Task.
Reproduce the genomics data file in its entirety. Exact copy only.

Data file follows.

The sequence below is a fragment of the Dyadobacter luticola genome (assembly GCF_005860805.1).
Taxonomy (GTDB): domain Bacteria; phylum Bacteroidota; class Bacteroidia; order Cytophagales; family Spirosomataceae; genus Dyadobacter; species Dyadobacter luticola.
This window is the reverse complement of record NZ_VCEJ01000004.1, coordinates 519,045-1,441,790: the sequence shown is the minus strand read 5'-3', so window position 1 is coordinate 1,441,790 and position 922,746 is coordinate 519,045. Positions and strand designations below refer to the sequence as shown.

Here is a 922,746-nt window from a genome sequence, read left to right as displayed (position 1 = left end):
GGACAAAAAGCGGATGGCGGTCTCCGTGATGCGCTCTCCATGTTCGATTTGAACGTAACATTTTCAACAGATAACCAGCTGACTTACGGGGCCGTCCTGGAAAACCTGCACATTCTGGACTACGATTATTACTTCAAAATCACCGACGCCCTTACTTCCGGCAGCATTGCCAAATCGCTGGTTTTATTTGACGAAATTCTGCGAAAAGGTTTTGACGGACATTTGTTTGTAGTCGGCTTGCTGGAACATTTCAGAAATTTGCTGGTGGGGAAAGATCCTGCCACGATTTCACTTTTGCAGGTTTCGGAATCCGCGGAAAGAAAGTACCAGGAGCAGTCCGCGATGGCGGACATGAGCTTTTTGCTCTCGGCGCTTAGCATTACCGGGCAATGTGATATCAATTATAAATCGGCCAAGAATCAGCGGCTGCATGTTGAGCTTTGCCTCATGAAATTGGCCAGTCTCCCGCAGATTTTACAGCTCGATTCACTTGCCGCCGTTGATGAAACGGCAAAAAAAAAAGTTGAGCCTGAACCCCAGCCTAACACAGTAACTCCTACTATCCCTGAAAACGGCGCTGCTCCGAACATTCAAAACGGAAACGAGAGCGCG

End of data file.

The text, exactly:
The sequence below is a fragment of the Dyadobacter luticola genome (assembly GCF_005860805.1).
Taxonomy (GTDB): domain Bacteria; phylum Bacteroidota; class Bacteroidia; order Cytophagales; family Spirosomataceae; genus Dyadobacter; species Dyadobacter luticola.
This window is the reverse complement of record NZ_VCEJ01000004.1, coordinates 519,045-1,441,790: the sequence shown is the minus strand read 5'-3', so window position 1 is coordinate 1,441,790 and position 922,746 is coordinate 519,045. Positions and strand designations below refer to the sequence as shown.

Here is a 922,746-nt window from a genome sequence, read left to right as displayed (position 1 = left end):
GGACAAAAAGCGGATGGCGGTCTCCGTGATGCGCTCTCCATGTTCGATTTGAACGTAACATTTTCAACAGATAACCAGCTGACTTACGGGGCCGTCCTGGAAAACCTGCACATTCTGGACTACGATTATTACTTCAAAATCACCGACGCCCTTACTTCCGGCAGCATTGCCAAATCGCTGGTTTTATTTGACGAAATTCTGCGAAAAGGTTTTGACGGACATTTGTTTGTAGTCGGCTTGCTGGAACATTTCAGAAATTTGCTGGTGGGGAAAGATCCTGCCACGATTTCACTTTTGCAGGTTTCGGAATCCGCGGAAAGAAAGTACCAGGAGCAGTCCGCGATGGCGGACATGAGCTTTTTGCTCTCGGCGCTTAGCATTACCGGGCAATGTGATATCAATTATAAATCGGCCAAGAATCAGCGGCTGCATGTTGAGCTTTGCCTCATGAAATTGGCCAGTCTCCCGCAGATTTTACAGCTCGATTCACTTGCCGCCGTTGATGAAACGGCAAAAAAAAAAGTTGAGCCTGAACCCCAGCCTAACACAGTAACTCCTACTATCCCTGAAAACGGCGCTGCTCCGAACATTCAAAACGGAAACGAGAGCGCG